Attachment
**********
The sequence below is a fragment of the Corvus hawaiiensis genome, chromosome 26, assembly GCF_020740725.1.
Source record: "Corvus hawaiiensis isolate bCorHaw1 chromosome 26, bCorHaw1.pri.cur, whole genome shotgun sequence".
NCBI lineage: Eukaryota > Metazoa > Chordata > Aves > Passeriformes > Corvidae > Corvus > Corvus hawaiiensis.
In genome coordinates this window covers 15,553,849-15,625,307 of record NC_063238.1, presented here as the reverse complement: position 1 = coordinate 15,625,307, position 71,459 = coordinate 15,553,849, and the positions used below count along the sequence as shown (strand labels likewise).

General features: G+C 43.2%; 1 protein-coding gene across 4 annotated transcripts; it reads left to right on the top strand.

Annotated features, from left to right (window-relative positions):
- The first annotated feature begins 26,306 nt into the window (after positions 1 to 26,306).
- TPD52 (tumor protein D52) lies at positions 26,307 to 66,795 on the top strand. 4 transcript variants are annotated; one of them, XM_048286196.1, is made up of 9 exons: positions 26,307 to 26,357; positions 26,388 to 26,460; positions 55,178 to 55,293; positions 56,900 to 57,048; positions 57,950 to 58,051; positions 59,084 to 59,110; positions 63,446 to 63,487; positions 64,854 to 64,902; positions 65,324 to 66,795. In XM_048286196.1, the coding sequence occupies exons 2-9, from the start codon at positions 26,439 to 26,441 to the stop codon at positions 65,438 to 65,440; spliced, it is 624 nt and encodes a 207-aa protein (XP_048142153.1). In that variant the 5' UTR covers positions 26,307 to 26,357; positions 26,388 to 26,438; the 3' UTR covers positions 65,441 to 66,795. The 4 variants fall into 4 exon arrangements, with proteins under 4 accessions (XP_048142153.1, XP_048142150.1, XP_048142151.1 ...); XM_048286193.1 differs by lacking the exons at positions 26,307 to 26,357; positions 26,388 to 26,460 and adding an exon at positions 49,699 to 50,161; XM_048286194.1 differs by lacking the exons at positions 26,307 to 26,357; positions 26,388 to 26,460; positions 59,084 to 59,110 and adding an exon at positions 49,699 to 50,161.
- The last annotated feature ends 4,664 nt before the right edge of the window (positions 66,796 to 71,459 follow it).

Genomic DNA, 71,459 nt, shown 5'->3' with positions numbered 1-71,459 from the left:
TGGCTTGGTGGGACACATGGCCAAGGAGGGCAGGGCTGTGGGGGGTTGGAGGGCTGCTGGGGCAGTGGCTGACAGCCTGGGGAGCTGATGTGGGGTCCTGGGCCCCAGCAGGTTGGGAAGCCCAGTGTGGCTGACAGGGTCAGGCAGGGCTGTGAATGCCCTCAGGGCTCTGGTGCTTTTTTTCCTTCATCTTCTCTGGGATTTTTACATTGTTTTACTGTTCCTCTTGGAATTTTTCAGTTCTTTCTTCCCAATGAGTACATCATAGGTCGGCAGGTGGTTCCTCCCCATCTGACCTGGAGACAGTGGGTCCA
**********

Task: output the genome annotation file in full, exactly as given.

The sequence below is a fragment of the Corvus hawaiiensis genome, chromosome 26, assembly GCF_020740725.1.
Source record: "Corvus hawaiiensis isolate bCorHaw1 chromosome 26, bCorHaw1.pri.cur, whole genome shotgun sequence".
NCBI lineage: Eukaryota > Metazoa > Chordata > Aves > Passeriformes > Corvidae > Corvus > Corvus hawaiiensis.
In genome coordinates this window covers 15,553,849-15,625,307 of record NC_063238.1, presented here as the reverse complement: position 1 = coordinate 15,625,307, position 71,459 = coordinate 15,553,849, and the positions used below count along the sequence as shown (strand labels likewise).

General features: G+C 43.2%; 1 protein-coding gene across 4 annotated transcripts; it reads left to right on the top strand.

Annotated features, from left to right (window-relative positions):
- The first annotated feature begins 26,306 nt into the window (after positions 1 to 26,306).
- TPD52 (tumor protein D52) lies at positions 26,307 to 66,795 on the top strand. 4 transcript variants are annotated; one of them, XM_048286196.1, is made up of 9 exons: positions 26,307 to 26,357; positions 26,388 to 26,460; positions 55,178 to 55,293; positions 56,900 to 57,048; positions 57,950 to 58,051; positions 59,084 to 59,110; positions 63,446 to 63,487; positions 64,854 to 64,902; positions 65,324 to 66,795. In XM_048286196.1, the coding sequence occupies exons 2-9, from the start codon at positions 26,439 to 26,441 to the stop codon at positions 65,438 to 65,440; spliced, it is 624 nt and encodes a 207-aa protein (XP_048142153.1). In that variant the 5' UTR covers positions 26,307 to 26,357; positions 26,388 to 26,438; the 3' UTR covers positions 65,441 to 66,795. The 4 variants fall into 4 exon arrangements, with proteins under 4 accessions (XP_048142153.1, XP_048142150.1, XP_048142151.1 ...); XM_048286193.1 differs by lacking the exons at positions 26,307 to 26,357; positions 26,388 to 26,460 and adding an exon at positions 49,699 to 50,161; XM_048286194.1 differs by lacking the exons at positions 26,307 to 26,357; positions 26,388 to 26,460; positions 59,084 to 59,110 and adding an exon at positions 49,699 to 50,161.
- The last annotated feature ends 4,664 nt before the right edge of the window (positions 66,796 to 71,459 follow it).

Genomic DNA, 71,459 nt, shown 5'->3' with positions numbered 1-71,459 from the left:
TGGCTTGGTGGGACACATGGCCAAGGAGGGCAGGGCTGTGGGGGGTTGGAGGGCTGCTGGGGCAGTGGCTGACAGCCTGGGGAGCTGATGTGGGGTCCTGGGCCCCAGCAGGTTGGGAAGCCCAGTGTGGCTGACAGGGTCAGGCAGGGCTGTGAATGCCCTCAGGGCTCTGGTGCTTTTTTTCCTTCATCTTCTCTGGGATTTTTACATTGTTTTACTGTTCCTCTTGGAATTTTTCAGTTCTTTCTTCCCAATGAGTACATCATAGGTCGGCAGGTGGTTCCTCCCCATCTGACCTGGAGACAGTGGGTCCA